He was born Yacov Moshe Maza on June 9, 1931, in Sheboygan, Wisconsin. When Mason was five years old his family moved to New York City. He grew up in a family surrounded of rabbis, including his father and three of his brothers. At age 25, Mason was ordained as a rabbi. It was not until 1957, after the death of his father, that Mason began his career as a comedian. Mason first began performing on the Borscht Belt, and then went on to New York City nightclubs. His appearances, during 1960, on the Steve Allen’s “Tonight Show” furthered his career to the top nightclubs.
In 1962, Mason gained notoriety by supposedly giving Ed Sullivan “the finger” on a live telecast of Sullivan’s weekly variety show. However, Mason denied that he made the obscene gesture. Mason later retaliated against Sullivan with a libel suit in the New York State Supreme Court and won. Nevertheless, this scandal greatly hurt Mason’s career for several decades.
Mason had to work his way up again, with club appearances and television guest spots. However, by the early 1980s, Mason opened his one-man comedy show, The World According to Me in Hollywood and Beverly Hills. The show became such a huge success, that in December 1986, the show premiered on Broadway. Mason received a Special Tony Award, an Outer Critics Circle Award, an Ace Award, an Emmy Award, and a Grammy nomination. for his show.
He portrayed a Jewish ex-pajama salesman in love with an Irish-Catholic widow portrayed by Lynn Redgrave in a series called “Chicken Soup” in 1989 but the sitcom was cancelled.
In 1990 and 1991, Mason again was on Broadway, this time with his successful two-act show Brand New, which won him his second Outer Critics Circle Award. In 1994-95, he appeared in another show, Politically Incorrect. He followed this with several other one-man shows: Love thy Neighbor (1996–97), Much Ado About Everything (1999–2000), Prune Danish (2002), ackie Mason: Freshly Squeezed (2005), and The Ultimate Jew (2008). He holds the record for the longest-running one-man show in Broadway history and the longest-running stand-up show in the history of London’s West End.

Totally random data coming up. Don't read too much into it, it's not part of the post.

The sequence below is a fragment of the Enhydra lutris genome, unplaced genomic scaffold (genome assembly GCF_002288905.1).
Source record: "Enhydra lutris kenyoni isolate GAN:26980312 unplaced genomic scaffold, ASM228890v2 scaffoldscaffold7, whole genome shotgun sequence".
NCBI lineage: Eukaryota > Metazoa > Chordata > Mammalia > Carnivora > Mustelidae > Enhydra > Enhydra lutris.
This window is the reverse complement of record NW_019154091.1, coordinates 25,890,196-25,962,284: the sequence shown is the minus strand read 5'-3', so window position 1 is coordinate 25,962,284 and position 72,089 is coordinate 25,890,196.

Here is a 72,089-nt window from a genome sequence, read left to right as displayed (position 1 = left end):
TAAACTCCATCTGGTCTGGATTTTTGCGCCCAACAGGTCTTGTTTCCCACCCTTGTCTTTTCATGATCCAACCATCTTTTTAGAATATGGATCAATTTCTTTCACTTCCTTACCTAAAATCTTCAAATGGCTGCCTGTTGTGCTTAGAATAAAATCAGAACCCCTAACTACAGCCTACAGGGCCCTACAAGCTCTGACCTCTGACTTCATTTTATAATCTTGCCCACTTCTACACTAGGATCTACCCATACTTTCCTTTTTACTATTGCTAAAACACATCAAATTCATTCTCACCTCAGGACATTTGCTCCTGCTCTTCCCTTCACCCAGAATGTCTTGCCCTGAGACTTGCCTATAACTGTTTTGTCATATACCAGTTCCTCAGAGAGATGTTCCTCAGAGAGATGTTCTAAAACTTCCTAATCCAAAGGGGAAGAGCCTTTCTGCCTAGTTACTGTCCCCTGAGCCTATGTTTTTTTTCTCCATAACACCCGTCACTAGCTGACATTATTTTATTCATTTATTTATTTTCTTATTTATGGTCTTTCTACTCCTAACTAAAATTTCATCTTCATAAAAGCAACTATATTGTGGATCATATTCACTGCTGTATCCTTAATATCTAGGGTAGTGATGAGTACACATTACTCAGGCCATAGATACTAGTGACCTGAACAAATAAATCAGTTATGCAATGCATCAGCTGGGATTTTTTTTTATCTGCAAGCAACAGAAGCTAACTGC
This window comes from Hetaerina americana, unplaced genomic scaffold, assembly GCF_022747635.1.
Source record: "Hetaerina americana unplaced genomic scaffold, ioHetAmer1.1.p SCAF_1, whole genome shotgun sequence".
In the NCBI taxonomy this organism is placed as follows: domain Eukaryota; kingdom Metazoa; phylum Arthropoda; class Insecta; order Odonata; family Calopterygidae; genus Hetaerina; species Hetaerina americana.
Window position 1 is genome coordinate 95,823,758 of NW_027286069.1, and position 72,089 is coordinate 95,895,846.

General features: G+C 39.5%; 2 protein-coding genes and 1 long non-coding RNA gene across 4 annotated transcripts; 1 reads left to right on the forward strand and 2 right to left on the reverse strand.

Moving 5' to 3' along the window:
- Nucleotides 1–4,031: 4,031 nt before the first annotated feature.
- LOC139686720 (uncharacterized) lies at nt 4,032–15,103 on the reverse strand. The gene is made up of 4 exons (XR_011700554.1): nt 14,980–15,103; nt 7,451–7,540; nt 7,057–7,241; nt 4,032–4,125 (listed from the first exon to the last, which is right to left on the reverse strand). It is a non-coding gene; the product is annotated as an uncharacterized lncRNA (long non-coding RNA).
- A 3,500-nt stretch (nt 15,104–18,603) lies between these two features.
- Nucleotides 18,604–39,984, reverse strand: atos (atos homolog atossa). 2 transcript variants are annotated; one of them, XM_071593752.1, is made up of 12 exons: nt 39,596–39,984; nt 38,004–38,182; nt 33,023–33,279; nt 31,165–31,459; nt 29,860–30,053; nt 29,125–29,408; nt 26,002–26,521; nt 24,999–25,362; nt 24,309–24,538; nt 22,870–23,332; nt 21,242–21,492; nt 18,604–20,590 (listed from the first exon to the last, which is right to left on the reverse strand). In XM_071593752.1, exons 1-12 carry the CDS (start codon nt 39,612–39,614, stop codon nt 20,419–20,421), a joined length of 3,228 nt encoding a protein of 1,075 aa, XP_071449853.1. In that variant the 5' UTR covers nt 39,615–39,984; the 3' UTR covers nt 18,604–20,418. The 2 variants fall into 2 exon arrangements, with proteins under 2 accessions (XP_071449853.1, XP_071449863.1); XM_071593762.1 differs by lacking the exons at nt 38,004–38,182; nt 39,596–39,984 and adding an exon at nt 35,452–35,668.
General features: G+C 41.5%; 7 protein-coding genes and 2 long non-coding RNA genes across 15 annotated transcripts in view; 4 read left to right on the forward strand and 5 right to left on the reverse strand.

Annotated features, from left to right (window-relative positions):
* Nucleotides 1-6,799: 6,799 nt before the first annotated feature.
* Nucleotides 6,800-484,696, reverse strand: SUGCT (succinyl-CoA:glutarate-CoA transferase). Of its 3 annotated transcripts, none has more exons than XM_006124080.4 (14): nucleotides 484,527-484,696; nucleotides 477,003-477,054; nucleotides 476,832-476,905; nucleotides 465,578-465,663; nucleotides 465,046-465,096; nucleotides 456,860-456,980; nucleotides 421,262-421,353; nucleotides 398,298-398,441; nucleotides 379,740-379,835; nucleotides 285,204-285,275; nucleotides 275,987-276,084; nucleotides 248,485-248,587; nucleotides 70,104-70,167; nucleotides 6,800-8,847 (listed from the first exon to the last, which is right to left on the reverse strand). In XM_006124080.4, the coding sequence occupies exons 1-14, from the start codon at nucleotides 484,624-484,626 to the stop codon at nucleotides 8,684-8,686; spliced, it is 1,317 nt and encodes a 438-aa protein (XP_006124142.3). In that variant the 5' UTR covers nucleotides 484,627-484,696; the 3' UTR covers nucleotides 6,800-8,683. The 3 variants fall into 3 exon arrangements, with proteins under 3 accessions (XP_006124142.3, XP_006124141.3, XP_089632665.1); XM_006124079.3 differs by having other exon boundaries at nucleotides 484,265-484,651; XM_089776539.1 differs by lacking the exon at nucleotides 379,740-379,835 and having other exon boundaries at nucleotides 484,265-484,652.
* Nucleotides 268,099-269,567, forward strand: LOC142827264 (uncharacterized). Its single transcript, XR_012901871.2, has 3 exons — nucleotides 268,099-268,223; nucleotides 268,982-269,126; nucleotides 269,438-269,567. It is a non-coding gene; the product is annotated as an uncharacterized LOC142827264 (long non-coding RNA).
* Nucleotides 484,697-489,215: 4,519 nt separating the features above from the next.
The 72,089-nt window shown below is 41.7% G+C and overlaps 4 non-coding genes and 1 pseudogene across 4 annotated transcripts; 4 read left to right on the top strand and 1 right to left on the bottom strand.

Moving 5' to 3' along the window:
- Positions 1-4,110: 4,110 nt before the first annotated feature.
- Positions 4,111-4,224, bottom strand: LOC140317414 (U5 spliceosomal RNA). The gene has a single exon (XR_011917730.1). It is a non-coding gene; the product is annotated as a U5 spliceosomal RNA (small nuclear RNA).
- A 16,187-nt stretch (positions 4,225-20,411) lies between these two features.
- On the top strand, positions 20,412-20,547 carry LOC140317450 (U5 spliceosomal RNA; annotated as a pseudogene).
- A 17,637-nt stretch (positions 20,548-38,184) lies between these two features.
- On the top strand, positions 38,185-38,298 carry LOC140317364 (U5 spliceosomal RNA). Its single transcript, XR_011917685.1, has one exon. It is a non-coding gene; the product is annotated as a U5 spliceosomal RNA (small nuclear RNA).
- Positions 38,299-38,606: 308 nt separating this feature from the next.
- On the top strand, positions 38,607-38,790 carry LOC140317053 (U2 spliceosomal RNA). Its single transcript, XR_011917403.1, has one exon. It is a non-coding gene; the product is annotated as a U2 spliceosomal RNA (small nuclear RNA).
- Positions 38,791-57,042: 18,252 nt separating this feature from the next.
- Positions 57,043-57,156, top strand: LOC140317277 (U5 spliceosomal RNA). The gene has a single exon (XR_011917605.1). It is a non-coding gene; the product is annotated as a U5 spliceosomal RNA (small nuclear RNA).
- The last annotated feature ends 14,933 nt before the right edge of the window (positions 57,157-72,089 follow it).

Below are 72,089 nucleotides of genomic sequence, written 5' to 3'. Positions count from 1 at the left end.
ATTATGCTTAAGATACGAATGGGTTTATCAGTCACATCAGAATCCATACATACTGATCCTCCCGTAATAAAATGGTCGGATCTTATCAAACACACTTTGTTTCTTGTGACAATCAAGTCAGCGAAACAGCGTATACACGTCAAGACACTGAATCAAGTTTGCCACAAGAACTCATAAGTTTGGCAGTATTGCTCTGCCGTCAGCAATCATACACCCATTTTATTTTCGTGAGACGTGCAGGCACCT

In a 2005 poll to find the Comedian's Comedian, Mason was voted #43 among the top-50 comedy acts ever by fellow comedians and comedy insiders. He was also ranked #63 in “Comedy Central Presents: 100 Greatest Stand-Ups of All Time.”
In November 2005, Mason started a daily talk show, “The Jackie Mason Show,” which airs nightly on the CN8 network on Comcast cable television. He later hosted a nationally syndicated radio program.
Mason made cameo appearances on television and was the voice of Rabbi Hyman Krustofki in “The Simpsons” for which he won a Primetime Emmy Award for Outstanding Voice-Over Performance. He performed in front of Britain’s Queen Elizabeth II and his show “Fearless” played London’s West End in 2012. He appeared in several movies, Sleeper (1973), The Stoolie (1974), The Jerk (1979), History of the World, Part I (1981), and Caddyshack II (1988).
“I very rarely write anything down. I just think about life a lot and try to put it into phrases that will get a joke,” he said. “I never do a joke that has a point that I don’t believe in. To me, the message and the joke is the same.”
Mason sometimes got himself into trouble with his comments. In 1991, while campaigning for GOP mayoral candidate Rudolph Giuliani against Democrat David Dinkins, who was Black, Mason said Jews would vote for Dinkins out of guilt. He later apologized.
Mason was also known as a fervent supporter of Israel. He co-founded the organization One Jerusalem to defend against the Oslo peace agreement to divide the city into the Jewish and Palestinian capitals. Mason believed Jerusalem should remain the undivided capital of Israel. In an interview with Times of Israel in 2016, Mason said, “without Israel, Jews from all over the world would have no chance to survive.”
“I have a great identification with Judaism as a religion and as a culture, and all the values that created such a great history, and the Jewish contribution to the betterment of all humanity. Everything about my attitude and my thoughts were impacted greatly by being raised in this culture. My observations… of all of humanity express themselves in my comedy,” he said.
On August 14, 1991, Mason married his 37-year-old manager Jyll Rosenfeld. Mason died on July 24, 2021, at the age of 93. He was survived by his wife and a daughter.
Sources: “Jackie Mason (1934 - ),” American Jewish Historical Society.
American Jewish Desk Reference, (NY: Random House, 1999), pg. 468-9.
“Jackie Mason,” Wikipedia.
“Legendary Jewish comic Jackie Mason dies at 93,” Times of Israel, (July 25, 2021).
“Jackie Mason, a Rabbi-Turned-Comedian, Dies at 93,” AP, (July 24, 2021).